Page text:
Disinfection of equipment and surfaces is hypothesized to be an essential infection control practice to prevent SARS-CoV-2 transmission, as the virus may remain stable on surfaces for several days [14]. Consequently, the vast majority of MLT reported an increased frequency of disinfection of surfaces and equipment at the workplace as a result of the COVID-19 pandemic. This behavior reduces the risk of transmission of SARS-CoV-2 and other pathogens. It may also improve the quality of laboratory test results by reducing the risk of contamination, especially in the microbiology and molecular biology laboratories. This behavior change will likely have a positive impact on infection control and the quality of results even after the end of the COVID-19 pandemic.

Having a post-BSc graduate degree was associated with increased adherence of MLT to several infection control guidelines, including the daily use of eye protection, and the use of PPE when handling clinical samples. These results are consistent with the fact that a higher level of education increases knowledge and likely compliance with infection control guidelines [33].

Having work experience of more than 10 years was significantly associated with increased adherence to using PPE when handling clinical samples. These results are in agreement with those reported by Slyne et al., where the experience was demonstrated to enhance adherence to infection control practices [34].

Less than one-fourth of the participants reported not receiving any education or training on infection control. This could be attributed to lack of training during employment or suboptimal study curricula. The deficiency will probably increase the likelihood of not utilizing proper infection control measures in the laboratory setting. This deficiency should be remedied by qualified governmental infection control teams that implement and promote infection control practices [35]. This might include the implementation of a specific certificate and mandating continuing education for infection prevention and control professionals [36]. In addition, integration of infection prevention and control practices in the curriculum of undergraduate medical laboratory courses might play an important role in the promotion of related knowledge, skills and attitudes [37]. Moreover, utilization of “Train-the-Trainers” approach in hand hygiene was shown to be effective in enhancing knowledge and sharing experiences among healthcare professionals [38]. Having satisfactory education, training and knowledge on infection control by MLT is essential, not only due to the constant potential exposure to hazards in the laboratory setting, but also for coping with the long-term persistence of COVID-19, and future epidemics and pandemics [39].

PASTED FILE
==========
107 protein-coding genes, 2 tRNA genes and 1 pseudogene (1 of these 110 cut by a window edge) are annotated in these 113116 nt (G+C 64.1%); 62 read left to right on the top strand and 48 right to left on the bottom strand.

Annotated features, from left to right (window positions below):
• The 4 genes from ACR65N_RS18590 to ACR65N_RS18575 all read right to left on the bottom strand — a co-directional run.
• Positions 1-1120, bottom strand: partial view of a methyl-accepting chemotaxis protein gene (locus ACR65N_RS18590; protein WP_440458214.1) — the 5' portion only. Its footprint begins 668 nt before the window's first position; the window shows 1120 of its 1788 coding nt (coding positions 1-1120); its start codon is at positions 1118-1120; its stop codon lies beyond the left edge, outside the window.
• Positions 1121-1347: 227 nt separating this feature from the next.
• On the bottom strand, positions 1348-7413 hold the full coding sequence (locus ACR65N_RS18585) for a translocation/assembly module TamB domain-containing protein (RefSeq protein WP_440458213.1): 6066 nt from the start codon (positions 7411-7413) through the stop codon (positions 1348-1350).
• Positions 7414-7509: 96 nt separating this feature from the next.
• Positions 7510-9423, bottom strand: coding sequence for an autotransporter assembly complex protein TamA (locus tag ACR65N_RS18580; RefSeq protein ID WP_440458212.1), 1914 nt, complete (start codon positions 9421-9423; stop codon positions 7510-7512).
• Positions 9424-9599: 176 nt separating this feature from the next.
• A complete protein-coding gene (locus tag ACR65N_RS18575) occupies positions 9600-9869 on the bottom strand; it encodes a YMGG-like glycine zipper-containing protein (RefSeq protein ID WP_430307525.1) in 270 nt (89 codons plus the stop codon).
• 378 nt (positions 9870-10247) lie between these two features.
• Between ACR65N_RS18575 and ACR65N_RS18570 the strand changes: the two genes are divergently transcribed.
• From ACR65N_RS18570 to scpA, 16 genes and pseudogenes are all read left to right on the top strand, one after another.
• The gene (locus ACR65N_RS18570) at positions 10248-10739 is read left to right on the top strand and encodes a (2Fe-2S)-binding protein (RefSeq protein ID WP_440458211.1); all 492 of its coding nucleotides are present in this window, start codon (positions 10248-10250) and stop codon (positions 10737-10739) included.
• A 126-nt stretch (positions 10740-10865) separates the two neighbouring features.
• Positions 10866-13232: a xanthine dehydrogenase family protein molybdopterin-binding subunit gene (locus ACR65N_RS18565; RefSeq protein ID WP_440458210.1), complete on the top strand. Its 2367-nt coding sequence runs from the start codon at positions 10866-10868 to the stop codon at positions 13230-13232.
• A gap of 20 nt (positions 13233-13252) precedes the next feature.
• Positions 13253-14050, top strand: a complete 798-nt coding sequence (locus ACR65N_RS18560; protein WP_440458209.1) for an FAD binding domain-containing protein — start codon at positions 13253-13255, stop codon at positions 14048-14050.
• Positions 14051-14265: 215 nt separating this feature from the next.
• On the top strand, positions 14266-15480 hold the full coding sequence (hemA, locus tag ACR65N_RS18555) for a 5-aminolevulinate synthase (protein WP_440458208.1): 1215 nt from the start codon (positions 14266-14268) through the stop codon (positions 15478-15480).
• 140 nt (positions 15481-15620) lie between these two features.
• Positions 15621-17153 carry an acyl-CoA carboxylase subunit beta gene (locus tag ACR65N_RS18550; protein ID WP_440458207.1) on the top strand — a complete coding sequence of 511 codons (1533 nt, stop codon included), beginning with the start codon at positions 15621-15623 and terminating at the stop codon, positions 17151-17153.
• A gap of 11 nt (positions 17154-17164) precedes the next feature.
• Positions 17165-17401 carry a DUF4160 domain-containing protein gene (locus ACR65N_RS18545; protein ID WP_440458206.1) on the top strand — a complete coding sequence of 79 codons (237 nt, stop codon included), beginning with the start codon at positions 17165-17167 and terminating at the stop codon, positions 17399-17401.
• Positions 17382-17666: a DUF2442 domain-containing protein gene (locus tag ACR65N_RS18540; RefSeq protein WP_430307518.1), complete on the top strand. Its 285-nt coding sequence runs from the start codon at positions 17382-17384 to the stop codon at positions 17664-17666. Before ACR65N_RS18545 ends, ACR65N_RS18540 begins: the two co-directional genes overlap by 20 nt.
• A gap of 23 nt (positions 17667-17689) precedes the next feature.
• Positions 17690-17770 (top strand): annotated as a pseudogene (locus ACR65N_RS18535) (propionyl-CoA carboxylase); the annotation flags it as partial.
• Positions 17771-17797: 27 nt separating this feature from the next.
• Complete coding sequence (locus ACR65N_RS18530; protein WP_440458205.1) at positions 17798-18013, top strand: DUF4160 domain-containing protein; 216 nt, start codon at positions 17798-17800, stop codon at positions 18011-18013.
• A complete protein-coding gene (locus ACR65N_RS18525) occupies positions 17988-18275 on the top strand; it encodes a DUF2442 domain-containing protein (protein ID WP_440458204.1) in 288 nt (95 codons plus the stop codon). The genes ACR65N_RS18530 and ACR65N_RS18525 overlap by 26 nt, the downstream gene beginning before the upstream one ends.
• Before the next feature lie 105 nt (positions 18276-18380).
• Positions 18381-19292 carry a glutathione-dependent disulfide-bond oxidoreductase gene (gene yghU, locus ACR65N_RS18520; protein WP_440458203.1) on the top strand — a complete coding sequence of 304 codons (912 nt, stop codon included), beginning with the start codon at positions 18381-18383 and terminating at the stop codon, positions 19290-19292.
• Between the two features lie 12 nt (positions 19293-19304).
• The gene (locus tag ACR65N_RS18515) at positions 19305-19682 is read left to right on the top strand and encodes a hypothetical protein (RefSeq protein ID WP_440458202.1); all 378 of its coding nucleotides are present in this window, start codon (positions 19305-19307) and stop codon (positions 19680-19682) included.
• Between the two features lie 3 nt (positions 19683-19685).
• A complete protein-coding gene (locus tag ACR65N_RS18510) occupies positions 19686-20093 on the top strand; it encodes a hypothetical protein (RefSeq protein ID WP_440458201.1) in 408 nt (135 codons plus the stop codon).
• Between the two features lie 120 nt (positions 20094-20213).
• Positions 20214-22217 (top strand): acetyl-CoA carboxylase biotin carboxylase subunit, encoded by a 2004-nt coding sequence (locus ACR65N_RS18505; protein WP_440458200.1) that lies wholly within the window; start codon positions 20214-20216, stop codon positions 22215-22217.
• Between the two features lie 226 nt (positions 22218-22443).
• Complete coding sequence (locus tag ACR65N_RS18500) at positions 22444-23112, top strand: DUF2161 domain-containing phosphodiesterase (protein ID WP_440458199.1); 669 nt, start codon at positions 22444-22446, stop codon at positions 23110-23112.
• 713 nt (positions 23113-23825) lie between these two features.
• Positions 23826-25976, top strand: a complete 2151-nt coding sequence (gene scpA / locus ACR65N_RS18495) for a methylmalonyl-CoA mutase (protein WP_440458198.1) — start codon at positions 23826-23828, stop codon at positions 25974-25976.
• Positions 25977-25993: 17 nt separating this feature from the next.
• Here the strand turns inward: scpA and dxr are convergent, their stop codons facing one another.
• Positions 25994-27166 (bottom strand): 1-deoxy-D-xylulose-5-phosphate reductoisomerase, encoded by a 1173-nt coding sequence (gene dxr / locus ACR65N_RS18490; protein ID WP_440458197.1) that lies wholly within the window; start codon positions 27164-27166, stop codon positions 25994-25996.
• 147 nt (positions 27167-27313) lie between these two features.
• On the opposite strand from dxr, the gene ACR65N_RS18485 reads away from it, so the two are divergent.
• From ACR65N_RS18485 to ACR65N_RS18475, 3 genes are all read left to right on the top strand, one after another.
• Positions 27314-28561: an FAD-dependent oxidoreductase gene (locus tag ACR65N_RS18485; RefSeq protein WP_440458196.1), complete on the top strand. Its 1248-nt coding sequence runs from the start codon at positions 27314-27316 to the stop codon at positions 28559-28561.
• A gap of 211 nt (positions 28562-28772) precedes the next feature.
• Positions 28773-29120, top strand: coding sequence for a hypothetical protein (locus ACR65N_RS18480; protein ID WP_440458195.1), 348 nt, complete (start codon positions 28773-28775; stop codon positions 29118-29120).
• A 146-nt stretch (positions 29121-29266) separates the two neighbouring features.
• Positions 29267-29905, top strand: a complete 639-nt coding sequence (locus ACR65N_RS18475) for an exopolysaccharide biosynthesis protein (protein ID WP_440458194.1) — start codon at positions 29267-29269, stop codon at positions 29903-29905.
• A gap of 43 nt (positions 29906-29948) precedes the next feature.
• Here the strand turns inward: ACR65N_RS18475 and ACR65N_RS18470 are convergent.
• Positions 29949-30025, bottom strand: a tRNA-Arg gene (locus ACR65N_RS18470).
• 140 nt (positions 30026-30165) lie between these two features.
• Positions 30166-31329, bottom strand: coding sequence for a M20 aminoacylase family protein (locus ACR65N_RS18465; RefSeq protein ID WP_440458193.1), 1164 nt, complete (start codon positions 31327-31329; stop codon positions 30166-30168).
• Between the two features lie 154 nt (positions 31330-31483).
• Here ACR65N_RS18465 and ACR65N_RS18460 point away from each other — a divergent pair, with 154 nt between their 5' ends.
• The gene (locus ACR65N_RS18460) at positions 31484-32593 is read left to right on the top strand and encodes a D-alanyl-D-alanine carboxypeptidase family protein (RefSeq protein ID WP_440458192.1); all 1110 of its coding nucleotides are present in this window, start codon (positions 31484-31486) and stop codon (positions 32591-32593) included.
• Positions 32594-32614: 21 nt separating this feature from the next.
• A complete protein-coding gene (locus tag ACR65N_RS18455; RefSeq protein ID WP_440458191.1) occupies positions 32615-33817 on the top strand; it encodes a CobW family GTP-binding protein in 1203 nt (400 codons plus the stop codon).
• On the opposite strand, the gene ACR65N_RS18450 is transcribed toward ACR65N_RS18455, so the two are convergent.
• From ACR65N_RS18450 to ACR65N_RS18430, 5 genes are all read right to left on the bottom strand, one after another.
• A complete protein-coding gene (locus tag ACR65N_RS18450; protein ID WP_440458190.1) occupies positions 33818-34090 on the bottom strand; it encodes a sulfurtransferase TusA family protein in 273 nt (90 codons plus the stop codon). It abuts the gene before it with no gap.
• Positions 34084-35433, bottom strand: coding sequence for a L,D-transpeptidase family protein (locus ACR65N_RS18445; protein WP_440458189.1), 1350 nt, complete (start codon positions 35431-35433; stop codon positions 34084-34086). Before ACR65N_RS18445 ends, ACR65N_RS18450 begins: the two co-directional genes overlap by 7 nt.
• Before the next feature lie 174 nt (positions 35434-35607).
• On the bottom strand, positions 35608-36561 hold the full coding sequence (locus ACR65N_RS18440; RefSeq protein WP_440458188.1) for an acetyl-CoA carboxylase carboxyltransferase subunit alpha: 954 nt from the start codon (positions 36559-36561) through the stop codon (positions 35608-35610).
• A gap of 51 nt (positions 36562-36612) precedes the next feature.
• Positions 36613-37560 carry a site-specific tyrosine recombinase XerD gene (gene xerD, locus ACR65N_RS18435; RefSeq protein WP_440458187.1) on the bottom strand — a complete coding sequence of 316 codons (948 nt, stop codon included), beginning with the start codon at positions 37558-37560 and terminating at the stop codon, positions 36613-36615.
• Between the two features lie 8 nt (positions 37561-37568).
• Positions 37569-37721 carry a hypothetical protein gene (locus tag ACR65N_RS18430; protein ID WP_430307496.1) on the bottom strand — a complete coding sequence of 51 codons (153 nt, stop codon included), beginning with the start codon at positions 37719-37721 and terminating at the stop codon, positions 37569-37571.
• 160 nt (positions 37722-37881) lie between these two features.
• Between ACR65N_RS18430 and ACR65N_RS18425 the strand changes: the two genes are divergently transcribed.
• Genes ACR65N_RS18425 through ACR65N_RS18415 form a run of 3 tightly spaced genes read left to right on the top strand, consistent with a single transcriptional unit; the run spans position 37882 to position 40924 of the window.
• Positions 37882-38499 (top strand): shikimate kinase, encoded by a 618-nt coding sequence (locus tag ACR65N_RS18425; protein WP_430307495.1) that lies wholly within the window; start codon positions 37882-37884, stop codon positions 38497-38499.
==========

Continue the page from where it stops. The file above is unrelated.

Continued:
It is suggested that enhancing public awareness of infectious agents and the importance of basic hygiene can significantly limit spread of infectious diseases in the community [40]. Thus, infection control and prevention should be extended beyond the health setting to include all areas of public health. Among suggested approaches of public health for control and prevention of infectious disease are implementing vaccinations programs, management of sources of infection [41], education of the public to promote good practices that reduce the spread of infectious agents, and supporting and coordinating community efforts aimed at protecting society from infectious diseases [42].

Although this study provided insights into the level of adherence of MLT in Jordan to infection control guidelines during the COVID-19 pandemic, it had some limitations. This was a cross-sectional survey performed via an anonymous questionnaire, so the results presented were self-reported partly based on the participants’ reliability, honesty, and ability to recall. It is likely that some of the participants responded to the questions in a manner that they believe to be objectively appropriate rather than entirely correct or may have provided more extreme responses based on personal beliefs. Also, some responses may be prone to recall bias. Thus, the study findings should be confirmed by direct assessment of infection control practices in the actual laboratory setting and the prevalence of occupational infection/injury reported in the laboratory documentations.


Overall, Jordanian MLT demonstrated good compliance with most of the assessed infection control practices during the COVID-19 pandemic. MLT reported that the COVID-19 pandemic led to increased rates of compliance with infection control practices compared to that before the pandemic. However, compliance to some practices, such as using goggles/eye protection, require further improvements.

The adherence of MLT to infection control guidelines can be improved by providing continuing education programs on infection control and by monitoring adherence to these guidelines by an infection control committee (when present) or the laboratory manager. It is also crucial that medical laboratories are provided with a sufficient supply of PPE. These measures will improve the ability of MLT to deal with the current COVID-19 pandemic and future outbreaks.